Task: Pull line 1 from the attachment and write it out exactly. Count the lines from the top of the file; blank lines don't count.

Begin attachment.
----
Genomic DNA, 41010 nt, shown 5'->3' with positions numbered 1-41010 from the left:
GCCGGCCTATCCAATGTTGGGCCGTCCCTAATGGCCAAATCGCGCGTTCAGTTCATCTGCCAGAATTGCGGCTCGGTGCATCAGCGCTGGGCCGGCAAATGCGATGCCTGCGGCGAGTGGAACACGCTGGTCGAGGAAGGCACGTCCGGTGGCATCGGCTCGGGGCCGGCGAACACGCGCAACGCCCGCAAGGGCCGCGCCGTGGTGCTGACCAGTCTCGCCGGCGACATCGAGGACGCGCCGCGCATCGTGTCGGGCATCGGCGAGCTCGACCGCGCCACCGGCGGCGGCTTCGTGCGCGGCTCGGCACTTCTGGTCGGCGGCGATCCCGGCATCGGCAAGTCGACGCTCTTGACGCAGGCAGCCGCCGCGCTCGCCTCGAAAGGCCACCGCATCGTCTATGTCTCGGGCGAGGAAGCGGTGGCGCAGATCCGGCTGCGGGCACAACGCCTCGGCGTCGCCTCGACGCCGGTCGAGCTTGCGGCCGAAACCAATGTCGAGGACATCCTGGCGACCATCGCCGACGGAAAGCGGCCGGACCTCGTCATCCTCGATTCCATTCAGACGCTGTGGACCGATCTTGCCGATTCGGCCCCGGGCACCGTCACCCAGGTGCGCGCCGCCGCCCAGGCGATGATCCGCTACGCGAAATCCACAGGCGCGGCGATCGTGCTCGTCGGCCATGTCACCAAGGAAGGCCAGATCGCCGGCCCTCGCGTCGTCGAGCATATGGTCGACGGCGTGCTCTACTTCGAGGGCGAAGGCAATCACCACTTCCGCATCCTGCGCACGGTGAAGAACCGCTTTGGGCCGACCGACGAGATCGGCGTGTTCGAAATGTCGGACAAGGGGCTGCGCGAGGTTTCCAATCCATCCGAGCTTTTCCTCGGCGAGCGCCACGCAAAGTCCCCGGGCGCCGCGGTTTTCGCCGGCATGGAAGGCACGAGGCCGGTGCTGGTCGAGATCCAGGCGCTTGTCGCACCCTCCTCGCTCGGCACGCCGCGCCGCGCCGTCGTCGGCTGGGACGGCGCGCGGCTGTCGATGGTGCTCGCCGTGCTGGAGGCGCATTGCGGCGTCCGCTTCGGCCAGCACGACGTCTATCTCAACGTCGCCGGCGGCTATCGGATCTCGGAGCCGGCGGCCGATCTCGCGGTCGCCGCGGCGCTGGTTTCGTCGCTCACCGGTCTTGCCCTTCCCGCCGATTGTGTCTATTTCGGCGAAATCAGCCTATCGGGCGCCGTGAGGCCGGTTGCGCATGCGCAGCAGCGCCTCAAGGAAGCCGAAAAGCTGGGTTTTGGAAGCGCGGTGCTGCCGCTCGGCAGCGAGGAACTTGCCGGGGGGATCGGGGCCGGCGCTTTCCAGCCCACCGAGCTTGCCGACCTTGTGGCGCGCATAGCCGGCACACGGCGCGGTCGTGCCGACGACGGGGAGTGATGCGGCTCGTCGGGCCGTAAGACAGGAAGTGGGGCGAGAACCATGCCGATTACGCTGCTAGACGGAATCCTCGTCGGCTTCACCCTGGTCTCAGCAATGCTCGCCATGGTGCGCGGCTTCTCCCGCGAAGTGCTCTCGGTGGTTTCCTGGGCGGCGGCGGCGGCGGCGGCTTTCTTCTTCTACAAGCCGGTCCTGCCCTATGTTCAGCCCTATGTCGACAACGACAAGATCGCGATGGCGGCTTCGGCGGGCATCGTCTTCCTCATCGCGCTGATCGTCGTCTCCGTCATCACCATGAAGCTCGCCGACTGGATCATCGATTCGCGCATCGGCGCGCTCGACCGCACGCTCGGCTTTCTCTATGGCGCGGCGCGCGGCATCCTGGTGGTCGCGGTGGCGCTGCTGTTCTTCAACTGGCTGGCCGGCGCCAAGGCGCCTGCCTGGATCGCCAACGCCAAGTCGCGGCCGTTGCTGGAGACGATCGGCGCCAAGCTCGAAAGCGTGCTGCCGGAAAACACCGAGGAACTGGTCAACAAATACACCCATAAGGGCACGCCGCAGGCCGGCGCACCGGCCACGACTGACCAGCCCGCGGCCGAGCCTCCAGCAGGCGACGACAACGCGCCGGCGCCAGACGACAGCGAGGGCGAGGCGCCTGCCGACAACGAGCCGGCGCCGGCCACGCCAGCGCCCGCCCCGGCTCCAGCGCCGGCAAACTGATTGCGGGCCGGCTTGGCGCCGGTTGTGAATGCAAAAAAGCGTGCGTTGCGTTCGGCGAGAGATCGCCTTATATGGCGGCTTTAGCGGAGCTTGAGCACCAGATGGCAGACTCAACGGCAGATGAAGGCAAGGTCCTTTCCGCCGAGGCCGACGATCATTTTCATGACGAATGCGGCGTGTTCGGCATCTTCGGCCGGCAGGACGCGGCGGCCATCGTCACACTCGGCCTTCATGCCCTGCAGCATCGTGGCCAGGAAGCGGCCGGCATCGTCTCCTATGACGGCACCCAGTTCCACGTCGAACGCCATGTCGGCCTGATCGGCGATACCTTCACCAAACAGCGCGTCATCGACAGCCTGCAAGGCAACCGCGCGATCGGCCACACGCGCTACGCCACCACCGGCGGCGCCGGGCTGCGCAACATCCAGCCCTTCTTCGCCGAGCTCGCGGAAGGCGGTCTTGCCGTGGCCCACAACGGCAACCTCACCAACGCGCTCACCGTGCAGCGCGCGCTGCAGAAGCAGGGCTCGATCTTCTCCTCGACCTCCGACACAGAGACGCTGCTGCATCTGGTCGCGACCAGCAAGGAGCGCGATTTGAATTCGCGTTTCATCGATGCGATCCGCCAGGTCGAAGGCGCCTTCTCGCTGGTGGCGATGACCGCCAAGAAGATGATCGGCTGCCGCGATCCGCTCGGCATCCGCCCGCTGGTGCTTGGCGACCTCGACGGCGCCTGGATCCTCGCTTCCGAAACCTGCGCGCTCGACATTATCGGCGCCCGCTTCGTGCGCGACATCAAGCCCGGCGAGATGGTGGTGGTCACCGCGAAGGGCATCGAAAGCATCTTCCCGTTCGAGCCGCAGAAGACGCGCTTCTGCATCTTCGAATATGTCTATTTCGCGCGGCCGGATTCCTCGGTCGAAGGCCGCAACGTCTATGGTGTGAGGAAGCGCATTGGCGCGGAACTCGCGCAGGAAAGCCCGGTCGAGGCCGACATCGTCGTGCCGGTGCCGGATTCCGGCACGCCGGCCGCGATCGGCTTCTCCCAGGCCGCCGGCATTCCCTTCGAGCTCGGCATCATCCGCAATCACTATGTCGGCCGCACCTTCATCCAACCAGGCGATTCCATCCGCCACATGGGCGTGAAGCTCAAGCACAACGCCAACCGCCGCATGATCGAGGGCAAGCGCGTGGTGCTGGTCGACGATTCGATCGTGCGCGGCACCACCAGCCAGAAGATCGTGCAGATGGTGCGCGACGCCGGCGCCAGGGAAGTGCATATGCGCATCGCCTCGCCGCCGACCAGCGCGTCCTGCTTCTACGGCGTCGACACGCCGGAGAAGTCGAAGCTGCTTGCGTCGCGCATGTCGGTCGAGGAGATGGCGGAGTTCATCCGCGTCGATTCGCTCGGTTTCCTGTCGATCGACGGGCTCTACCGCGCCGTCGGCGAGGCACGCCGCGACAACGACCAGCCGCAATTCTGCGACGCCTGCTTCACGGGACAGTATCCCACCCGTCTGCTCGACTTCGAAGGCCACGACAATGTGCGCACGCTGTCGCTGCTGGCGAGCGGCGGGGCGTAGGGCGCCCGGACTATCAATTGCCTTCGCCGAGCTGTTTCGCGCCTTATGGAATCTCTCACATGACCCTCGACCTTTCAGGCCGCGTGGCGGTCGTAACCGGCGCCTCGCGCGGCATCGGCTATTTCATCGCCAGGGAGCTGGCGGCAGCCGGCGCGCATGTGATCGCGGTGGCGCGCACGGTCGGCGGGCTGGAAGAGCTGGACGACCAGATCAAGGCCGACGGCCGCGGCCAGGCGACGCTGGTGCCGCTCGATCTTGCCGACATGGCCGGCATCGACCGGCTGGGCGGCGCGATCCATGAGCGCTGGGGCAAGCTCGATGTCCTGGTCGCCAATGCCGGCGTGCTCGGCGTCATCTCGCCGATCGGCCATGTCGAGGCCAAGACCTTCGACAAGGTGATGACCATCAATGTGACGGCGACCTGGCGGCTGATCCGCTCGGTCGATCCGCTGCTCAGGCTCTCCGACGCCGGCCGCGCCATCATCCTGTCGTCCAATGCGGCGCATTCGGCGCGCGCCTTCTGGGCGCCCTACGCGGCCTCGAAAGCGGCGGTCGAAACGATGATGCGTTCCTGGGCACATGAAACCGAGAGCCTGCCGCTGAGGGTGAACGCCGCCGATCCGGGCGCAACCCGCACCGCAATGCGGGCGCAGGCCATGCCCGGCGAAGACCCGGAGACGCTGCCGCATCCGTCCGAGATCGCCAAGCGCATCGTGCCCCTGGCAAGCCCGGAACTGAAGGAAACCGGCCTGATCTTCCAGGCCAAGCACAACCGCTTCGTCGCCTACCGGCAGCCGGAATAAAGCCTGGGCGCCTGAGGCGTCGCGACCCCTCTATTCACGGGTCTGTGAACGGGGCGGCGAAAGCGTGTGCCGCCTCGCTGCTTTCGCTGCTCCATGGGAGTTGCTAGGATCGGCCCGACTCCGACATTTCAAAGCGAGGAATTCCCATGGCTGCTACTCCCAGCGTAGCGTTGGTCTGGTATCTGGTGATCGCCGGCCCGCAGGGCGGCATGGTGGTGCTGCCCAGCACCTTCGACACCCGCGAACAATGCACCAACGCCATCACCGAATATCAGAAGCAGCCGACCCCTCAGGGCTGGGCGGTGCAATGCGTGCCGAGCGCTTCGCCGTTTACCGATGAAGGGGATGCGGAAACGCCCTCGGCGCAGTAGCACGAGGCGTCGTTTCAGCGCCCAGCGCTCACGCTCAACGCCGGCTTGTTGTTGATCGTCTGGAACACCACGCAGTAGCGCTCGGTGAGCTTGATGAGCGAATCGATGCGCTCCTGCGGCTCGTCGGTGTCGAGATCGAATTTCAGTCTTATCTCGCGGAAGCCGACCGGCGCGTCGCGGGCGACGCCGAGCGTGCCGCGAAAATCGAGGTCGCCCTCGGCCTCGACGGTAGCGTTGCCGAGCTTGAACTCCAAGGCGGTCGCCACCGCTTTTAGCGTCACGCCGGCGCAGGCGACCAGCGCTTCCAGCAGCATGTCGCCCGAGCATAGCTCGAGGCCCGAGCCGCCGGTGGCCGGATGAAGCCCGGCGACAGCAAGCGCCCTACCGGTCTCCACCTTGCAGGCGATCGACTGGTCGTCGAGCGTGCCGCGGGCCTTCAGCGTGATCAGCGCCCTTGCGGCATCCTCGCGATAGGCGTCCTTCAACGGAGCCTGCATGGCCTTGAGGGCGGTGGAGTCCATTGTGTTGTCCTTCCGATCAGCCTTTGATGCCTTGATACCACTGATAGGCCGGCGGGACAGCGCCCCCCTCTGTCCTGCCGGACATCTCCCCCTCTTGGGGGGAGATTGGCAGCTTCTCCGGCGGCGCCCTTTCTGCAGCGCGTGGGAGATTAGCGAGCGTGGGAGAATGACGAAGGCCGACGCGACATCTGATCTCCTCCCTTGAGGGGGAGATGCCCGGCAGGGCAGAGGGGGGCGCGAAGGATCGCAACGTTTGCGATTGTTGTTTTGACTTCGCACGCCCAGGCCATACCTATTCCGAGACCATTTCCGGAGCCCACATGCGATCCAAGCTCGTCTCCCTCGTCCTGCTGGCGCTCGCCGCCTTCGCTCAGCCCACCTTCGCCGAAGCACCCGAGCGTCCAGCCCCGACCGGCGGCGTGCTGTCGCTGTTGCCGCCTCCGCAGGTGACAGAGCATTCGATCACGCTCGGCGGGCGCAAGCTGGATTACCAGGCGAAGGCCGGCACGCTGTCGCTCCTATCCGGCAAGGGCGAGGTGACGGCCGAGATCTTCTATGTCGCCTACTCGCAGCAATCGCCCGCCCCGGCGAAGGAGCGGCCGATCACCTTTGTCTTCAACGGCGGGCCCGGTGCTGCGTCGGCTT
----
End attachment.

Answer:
Genomic DNA, 41010 nt, shown 5'->3' with positions numbered 1-41010 from the left: